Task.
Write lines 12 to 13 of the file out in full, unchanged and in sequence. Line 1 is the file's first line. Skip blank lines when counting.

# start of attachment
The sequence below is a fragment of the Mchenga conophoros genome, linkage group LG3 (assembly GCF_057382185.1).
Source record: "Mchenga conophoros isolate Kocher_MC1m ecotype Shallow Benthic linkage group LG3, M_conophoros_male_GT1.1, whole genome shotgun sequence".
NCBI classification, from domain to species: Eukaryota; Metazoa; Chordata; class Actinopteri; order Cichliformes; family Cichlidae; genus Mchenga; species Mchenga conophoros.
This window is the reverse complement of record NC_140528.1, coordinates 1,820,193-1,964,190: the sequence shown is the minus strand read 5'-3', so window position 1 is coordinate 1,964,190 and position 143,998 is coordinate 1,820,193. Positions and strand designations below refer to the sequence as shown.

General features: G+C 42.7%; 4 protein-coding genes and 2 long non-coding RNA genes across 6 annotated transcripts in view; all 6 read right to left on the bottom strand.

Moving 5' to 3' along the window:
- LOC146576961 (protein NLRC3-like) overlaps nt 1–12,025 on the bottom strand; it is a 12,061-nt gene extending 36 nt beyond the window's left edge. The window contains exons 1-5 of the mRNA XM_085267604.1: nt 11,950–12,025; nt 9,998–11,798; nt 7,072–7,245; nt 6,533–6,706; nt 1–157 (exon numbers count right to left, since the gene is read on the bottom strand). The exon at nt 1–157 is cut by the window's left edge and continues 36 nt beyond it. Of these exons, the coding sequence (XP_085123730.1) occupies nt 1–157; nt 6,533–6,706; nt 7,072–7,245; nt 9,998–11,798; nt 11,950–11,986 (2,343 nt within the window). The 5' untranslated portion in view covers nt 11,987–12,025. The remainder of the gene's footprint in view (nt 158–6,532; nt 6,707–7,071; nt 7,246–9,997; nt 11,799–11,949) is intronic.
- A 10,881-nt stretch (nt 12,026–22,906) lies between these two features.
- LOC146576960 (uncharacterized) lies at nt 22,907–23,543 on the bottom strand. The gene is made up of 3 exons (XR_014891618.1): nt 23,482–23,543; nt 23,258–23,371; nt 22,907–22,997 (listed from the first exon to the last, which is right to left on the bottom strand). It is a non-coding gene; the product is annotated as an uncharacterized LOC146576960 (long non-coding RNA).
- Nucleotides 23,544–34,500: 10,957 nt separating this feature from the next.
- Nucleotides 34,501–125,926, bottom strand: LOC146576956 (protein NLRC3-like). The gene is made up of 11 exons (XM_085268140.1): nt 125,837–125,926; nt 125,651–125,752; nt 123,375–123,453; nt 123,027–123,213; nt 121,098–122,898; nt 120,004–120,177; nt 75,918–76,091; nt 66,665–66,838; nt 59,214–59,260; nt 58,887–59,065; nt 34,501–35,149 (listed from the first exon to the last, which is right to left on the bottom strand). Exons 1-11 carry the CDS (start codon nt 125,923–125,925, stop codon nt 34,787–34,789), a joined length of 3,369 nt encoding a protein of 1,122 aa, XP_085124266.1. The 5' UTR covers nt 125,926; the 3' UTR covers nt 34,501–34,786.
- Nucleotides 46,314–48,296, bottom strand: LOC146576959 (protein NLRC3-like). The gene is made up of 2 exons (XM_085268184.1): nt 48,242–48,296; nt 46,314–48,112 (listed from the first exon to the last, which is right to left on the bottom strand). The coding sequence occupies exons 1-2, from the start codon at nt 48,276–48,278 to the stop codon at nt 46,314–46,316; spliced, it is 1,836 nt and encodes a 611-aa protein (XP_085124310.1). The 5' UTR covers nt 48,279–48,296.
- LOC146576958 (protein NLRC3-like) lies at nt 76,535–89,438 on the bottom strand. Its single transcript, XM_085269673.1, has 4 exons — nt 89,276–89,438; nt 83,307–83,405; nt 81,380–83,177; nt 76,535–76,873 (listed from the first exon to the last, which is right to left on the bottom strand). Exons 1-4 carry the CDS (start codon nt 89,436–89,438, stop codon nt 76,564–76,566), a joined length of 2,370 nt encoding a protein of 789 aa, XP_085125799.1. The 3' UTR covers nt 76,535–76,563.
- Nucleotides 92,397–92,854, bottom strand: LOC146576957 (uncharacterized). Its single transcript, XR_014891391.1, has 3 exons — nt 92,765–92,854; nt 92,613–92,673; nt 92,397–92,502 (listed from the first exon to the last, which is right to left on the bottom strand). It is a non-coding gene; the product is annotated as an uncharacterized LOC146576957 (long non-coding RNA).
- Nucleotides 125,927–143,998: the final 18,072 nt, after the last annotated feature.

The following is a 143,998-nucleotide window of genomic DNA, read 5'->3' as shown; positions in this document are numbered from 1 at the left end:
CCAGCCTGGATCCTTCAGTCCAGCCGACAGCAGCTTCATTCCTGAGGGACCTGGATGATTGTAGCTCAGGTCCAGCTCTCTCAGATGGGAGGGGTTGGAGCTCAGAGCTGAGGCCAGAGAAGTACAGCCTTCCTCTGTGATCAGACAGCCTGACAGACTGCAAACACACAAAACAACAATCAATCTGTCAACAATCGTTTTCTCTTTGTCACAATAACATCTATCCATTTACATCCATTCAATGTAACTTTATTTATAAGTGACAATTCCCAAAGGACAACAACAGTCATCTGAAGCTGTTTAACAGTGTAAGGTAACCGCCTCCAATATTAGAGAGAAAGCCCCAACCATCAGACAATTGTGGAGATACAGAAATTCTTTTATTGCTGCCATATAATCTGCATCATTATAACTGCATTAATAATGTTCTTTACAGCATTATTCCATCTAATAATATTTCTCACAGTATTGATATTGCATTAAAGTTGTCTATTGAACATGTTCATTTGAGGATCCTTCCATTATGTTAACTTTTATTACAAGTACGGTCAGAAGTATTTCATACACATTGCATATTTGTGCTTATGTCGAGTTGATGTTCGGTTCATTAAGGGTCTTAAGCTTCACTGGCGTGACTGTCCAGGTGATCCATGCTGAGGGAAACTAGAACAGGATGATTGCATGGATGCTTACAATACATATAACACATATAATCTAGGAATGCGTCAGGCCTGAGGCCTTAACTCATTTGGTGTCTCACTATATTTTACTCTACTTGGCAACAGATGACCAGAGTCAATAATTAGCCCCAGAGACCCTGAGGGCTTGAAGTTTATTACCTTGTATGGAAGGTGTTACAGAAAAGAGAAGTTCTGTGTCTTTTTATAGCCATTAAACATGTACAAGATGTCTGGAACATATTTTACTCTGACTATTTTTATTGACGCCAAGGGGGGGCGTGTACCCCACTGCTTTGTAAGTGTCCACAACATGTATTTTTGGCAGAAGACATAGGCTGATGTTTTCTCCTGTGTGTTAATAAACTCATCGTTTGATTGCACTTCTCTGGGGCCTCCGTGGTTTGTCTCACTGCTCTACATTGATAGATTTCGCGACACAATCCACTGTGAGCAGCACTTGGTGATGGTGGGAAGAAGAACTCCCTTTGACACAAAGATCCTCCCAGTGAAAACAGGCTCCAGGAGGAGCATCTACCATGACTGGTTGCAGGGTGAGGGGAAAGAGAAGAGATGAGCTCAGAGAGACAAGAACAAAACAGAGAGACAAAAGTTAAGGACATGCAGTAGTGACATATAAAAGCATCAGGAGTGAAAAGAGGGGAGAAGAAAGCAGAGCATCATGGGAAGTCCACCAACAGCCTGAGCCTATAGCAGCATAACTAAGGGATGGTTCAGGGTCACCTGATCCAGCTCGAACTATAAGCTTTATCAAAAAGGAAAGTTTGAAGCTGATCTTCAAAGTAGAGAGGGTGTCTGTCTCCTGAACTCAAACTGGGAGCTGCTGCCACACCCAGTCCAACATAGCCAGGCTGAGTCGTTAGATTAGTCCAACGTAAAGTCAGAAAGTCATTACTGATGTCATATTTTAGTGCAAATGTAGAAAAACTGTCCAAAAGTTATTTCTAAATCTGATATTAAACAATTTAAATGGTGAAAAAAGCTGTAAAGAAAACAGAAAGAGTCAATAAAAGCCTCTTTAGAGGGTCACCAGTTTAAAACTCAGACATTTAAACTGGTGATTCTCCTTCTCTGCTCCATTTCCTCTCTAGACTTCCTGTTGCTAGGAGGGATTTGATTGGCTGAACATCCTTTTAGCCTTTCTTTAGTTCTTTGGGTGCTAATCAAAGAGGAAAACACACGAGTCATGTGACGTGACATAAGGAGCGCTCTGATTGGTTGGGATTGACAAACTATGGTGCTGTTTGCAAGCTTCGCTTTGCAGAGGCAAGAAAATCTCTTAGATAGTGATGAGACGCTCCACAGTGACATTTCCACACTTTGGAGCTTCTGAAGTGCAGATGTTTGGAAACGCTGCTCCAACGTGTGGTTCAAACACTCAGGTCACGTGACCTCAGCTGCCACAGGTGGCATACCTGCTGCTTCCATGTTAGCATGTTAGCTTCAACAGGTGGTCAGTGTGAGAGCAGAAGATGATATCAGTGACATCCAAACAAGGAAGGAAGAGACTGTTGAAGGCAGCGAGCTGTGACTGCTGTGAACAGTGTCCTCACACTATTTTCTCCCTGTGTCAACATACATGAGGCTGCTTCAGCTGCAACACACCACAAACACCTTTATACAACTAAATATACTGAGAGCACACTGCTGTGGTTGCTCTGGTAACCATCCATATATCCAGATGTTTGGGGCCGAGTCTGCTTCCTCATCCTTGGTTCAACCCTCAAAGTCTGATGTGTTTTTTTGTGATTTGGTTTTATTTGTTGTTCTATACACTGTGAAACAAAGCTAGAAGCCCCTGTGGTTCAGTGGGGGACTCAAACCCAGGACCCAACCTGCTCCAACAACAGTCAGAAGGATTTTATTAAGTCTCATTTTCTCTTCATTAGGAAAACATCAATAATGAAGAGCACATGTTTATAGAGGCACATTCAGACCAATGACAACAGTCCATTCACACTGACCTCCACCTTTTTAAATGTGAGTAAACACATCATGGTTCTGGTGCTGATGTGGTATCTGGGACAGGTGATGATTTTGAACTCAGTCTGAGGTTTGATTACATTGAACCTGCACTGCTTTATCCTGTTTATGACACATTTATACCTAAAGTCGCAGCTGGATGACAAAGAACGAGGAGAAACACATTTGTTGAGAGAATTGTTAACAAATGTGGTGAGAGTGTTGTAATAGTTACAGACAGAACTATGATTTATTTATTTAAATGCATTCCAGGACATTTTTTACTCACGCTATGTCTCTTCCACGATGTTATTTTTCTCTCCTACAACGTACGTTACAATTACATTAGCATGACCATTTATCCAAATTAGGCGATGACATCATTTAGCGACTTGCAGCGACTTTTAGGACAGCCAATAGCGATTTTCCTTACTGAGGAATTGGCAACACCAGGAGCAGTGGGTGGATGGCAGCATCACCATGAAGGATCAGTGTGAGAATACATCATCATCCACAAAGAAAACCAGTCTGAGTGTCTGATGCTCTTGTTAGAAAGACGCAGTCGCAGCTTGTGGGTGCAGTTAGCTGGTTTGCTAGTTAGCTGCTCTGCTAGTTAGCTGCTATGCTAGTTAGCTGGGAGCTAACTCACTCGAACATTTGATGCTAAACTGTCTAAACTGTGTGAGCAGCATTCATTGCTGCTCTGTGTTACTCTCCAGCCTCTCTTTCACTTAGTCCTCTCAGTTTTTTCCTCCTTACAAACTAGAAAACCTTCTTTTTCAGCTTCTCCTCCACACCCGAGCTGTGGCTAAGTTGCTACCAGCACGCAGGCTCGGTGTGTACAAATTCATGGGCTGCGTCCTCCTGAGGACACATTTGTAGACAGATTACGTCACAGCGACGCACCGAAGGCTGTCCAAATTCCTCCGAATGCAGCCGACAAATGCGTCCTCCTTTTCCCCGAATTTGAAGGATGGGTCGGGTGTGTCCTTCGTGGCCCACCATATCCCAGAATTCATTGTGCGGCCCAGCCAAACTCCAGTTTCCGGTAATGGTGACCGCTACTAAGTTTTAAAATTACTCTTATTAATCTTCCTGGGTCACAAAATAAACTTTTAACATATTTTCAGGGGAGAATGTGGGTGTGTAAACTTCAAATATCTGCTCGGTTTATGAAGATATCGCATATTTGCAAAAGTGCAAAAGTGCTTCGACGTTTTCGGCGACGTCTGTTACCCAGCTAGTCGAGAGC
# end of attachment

- Nucleotides 46,314–48,296, bottom strand: LOC146576959 (protein NLRC3-like). The gene is made up of 2 exons (XM_085268184.1): nt 48,242–48,296; nt 46,314–48,112 (listed from the first exon to the last, which is right to left on the bottom strand). The coding sequence occupies exons 1-2, from the start codon at nt 48,276–48,278 to the stop codon at nt 46,314–46,316; spliced, it is 1,836 nt and encodes a 611-aa protein (XP_085124310.1). The 5' UTR covers nt 48,279–48,296.
- LOC146576958 (protein NLRC3-like) lies at nt 76,535–89,438 on the bottom strand. Its single transcript, XM_085269673.1, has 4 exons — nt 89,276–89,438; nt 83,307–83,405; nt 81,380–83,177; nt 76,535–76,873 (listed from the first exon to the last, which is right to left on the bottom strand). Exons 1-4 carry the CDS (start codon nt 89,436–89,438, stop codon nt 76,564–76,566), a joined length of 2,370 nt encoding a protein of 789 aa, XP_085125799.1. The 3' UTR covers nt 76,535–76,563.